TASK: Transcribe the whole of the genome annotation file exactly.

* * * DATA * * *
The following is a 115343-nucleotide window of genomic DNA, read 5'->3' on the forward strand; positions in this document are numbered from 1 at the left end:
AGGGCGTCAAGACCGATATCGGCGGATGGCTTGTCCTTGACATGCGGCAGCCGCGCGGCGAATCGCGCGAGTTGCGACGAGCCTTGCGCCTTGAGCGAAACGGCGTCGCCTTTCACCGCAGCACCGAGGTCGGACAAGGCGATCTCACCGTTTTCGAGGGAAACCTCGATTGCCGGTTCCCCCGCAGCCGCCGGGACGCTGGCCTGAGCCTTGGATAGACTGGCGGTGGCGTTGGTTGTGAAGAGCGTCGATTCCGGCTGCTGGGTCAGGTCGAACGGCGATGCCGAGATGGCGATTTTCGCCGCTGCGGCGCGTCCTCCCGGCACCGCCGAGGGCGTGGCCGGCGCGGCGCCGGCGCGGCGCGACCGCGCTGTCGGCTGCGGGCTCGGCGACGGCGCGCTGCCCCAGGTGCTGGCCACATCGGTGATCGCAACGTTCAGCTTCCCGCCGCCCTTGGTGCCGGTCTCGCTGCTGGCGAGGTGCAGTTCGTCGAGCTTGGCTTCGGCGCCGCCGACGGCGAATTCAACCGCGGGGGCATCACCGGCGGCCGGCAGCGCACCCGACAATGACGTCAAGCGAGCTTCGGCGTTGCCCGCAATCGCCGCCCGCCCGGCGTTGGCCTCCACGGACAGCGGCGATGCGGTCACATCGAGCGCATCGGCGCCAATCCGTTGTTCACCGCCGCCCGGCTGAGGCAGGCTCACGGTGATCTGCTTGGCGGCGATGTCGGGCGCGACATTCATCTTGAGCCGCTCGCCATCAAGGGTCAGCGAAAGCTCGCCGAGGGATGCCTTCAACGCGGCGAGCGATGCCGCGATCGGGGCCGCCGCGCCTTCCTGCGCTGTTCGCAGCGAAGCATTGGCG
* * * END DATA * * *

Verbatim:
The following is a 115343-nucleotide window of genomic DNA, read 5'->3' on the forward strand; positions in this document are numbered from 1 at the left end:
AGGGCGTCAAGACCGATATCGGCGGATGGCTTGTCCTTGACATGCGGCAGCCGCGCGGCGAATCGCGCGAGTTGCGACGAGCCTTGCGCCTTGAGCGAAACGGCGTCGCCTTTCACCGCAGCACCGAGGTCGGACAAGGCGATCTCACCGTTTTCGAGGGAAACCTCGATTGCCGGTTCCCCCGCAGCCGCCGGGACGCTGGCCTGAGCCTTGGATAGACTGGCGGTGGCGTTGGTTGTGAAGAGCGTCGATTCCGGCTGCTGGGTCAGGTCGAACGGCGATGCCGAGATGGCGATTTTCGCCGCTGCGGCGCGTCCTCCCGGCACCGCCGAGGGCGTGGCCGGCGCGGCGCCGGCGCGGCGCGACCGCGCTGTCGGCTGCGGGCTCGGCGACGGCGCGCTGCCCCAGGTGCTGGCCACATCGGTGATCGCAACGTTCAGCTTCCCGCCGCCCTTGGTGCCGGTCTCGCTGCTGGCGAGGTGCAGTTCGTCGAGCTTGGCTTCGGCGCCGCCGACGGCGAATTCAACCGCGGGGGCATCACCGGCGGCCGGCAGCGCACCCGACAATGACGTCAAGCGAGCTTCGGCGTTGCCCGCAATCGCCGCCCGCCCGGCGTTGGCCTCCACGGACAGCGGCGATGCGGTCACATCGAGCGCATCGGCGCCAATCCGTTGTTCACCGCCGCCCGGCTGAGGCAGGCTCACGGTGATCTGCTTGGCGGCGATGTCGGGCGCGACATTCATCTTGAGCCGCTCGCCATCAAGGGTCAGCGAAAGCTCGCCGAGGGATGCCTTCAACGCGGCGAGCGATGCCGCGATCGGGGCCGCCGCGCCTTCCTGCGCTGTTCGCAGCGAAGCATTGGCG